September 16, 2011

Turning Pages: DEVIANT

It wasn't, for Danny Lopez, the best of towns anyway. He lived in Las Vegas, sure, but he was a loner skater, and he'd never really made friends with the transient kind of lifestyle there anyway. He'd gotten caught stealing at a 7-11, and the cops and his Mom had made it this Whole Big Deal. So, Danny was fine with moving to Colorado Springs, in spite of the weird girl with the spiked hair who just wandered into his house and into his life, in spite of the myriad mega-churches in the area, and the weird new school that had zero art or music, white gloves as part of the uniform, scripted classroom lessons, and silence.

Sure, he got roughed up on the first day of school -- okay, that happens, even in a junior high with just a hundred students. He'd made friends, even though they were intensely geeky. He felt like a lot of things were off, but -- it was okay. Mom had a new job, and was making a lot more money. His stepdad, Walt, had a job it looked like he actually might keep, and all in all was kind of being less of a loser. Maybe things would be all right.

No, Danny Lopez hadn't really minded moving to Colorado Springs. It wasn't until they started finding the dead cats that things really started to bother him...

Reader Gut Reaction: In one word? Unexpected. Yeah, yeah, the title is Deviant, and I admit I initially thought the novel was speculative fiction, or would somehow veer that direction. It doesn't. It's not. It's a thriller. A middle-grade ...mystery thriller.

Concerning Character: Danny is a likable character who mostly seems befuddled through the story. I enjoyed his stubborn refusal to go along with the crowd -- whichever crowd there happened to be -- and while he wanted friends, he definitely was not a sheep. He thought things through and struck out on his own. There aren't enough novels about loner boys. The issue I had with him is that his distance from things sometimes came across as not reacting. He's required to do any number of odd things in his new school, and while he squirms inwardly, he never opens his mouth. Really? Why not? I sometimes felt the author missed chances to explore the reactions of a typical 8th grade boy.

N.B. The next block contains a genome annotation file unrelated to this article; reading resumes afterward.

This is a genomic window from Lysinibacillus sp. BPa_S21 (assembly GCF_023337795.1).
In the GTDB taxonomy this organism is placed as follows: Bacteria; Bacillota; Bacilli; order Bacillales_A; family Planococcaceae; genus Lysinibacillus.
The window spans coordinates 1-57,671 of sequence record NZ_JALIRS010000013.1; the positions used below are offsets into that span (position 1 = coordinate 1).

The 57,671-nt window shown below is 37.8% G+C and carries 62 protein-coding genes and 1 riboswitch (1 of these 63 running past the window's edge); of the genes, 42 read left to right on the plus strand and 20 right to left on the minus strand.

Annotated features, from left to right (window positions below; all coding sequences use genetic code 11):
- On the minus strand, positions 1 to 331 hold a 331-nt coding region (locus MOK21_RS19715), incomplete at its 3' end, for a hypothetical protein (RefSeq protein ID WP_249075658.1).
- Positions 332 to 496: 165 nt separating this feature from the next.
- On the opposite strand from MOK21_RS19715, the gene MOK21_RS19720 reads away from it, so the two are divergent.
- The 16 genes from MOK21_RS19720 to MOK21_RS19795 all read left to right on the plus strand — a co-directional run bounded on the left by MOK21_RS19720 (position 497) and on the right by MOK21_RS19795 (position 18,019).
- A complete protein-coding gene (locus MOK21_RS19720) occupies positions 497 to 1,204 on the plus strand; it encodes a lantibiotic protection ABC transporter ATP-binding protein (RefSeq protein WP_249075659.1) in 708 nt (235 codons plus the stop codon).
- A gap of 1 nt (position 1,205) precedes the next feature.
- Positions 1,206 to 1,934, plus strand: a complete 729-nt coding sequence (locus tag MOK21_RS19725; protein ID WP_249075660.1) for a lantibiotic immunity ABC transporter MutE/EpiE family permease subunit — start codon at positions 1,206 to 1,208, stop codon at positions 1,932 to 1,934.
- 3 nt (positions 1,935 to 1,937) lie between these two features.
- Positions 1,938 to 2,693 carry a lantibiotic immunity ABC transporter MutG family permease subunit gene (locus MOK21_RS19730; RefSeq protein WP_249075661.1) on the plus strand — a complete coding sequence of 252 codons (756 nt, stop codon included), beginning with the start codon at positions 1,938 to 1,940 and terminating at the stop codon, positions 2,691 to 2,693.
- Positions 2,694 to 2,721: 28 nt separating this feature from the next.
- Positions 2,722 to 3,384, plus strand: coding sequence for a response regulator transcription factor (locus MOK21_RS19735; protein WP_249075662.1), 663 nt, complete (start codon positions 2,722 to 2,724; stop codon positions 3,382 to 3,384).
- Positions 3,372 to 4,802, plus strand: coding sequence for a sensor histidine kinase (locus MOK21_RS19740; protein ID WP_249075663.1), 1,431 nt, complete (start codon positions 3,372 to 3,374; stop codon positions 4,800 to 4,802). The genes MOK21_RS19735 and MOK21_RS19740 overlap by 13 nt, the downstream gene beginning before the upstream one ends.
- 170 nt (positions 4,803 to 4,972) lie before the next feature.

The author uses the omniscient view to dip into the brains of Walt, Danny's stepdad, and occasionally into his Mom, Juanita's head, so we can kind of see reactions and thought processes, but for the most part, seeing the reasons and thought processes of the whole cast of characters, including The Bad Guy, doesn't really help make the mystery pull together any faster. Pets are being killed and the small-town, "nobody locks their doors" atmosphere of Colorado Springs is too much for Danny, who is from Vegas where people get shot and there's always a hustle going on. The isolation of the family is effectively underscored through having had their belongings delayed in reaching them. No cellphones, no laptops, no TV -- just one wicked weird little town and its inhabitants. And their cats.

And how about that school?! How weird is it that students aren't allowed to talk to each other, nor are teachers allowed to talk to each other! How weird is it that every lesson is already scripted out -- what the teachers say, and how the students respond - in unison?? And what is it with the white gloves!?

Recommended for Fans Of...: Christopher Golden, R.L. Stine, and Diane Hoh fans will enjoy this novel. Stephen King fans of his earlier work might also find something to like here. Think: creepy, baffling, and weird.

In Conclusion: Mysteries don't always tie up neatly, and this one, while solving the basic issue and catching The Obvious Criminal catches at the reader's mind, giving them first a few small clues, then a landslide of others so that the final chapter is almost redundant. While the darker thriller aspects of the novel will give older MG readers some shivers and chills, the mystery isn't terribly complex or sophisticated.

More obvious is the author's distaste for the small-town vibe of his (imaginary?) Colorado Springs, and his frequent mention of Focus on the Family, and political-religious commentary on the radio. The Brown-Lopez family seems to be a small dot in surrounded by conflicting crazy forces. In the end, sanity doesn't ever really return - the megachurches are still there, and all the rest.

That's probably more disquieting than anything.


Hi FCC: I received an ARC of this novel in .pdf form via NetGalley, and no money exchanged hands, in case you're interested.

Just in time for Halloween, you can find DEVIANT, by Adrian McKinty, at an independent bookstore near you!

2 comments:

aquafortis said...

I have to admit that it still sounds intriguing, but...I can't help thinking it sounds creepy, and not necessarily good-creepy.

tanita davis said...

I read it, and kept shaking my head -- it's CRAZY CREEPY. The jury is still out as to whether or not it was crazy creepy in a GOOD way, but I ended up liking the protagonist, so that helped a lot... but eeeek.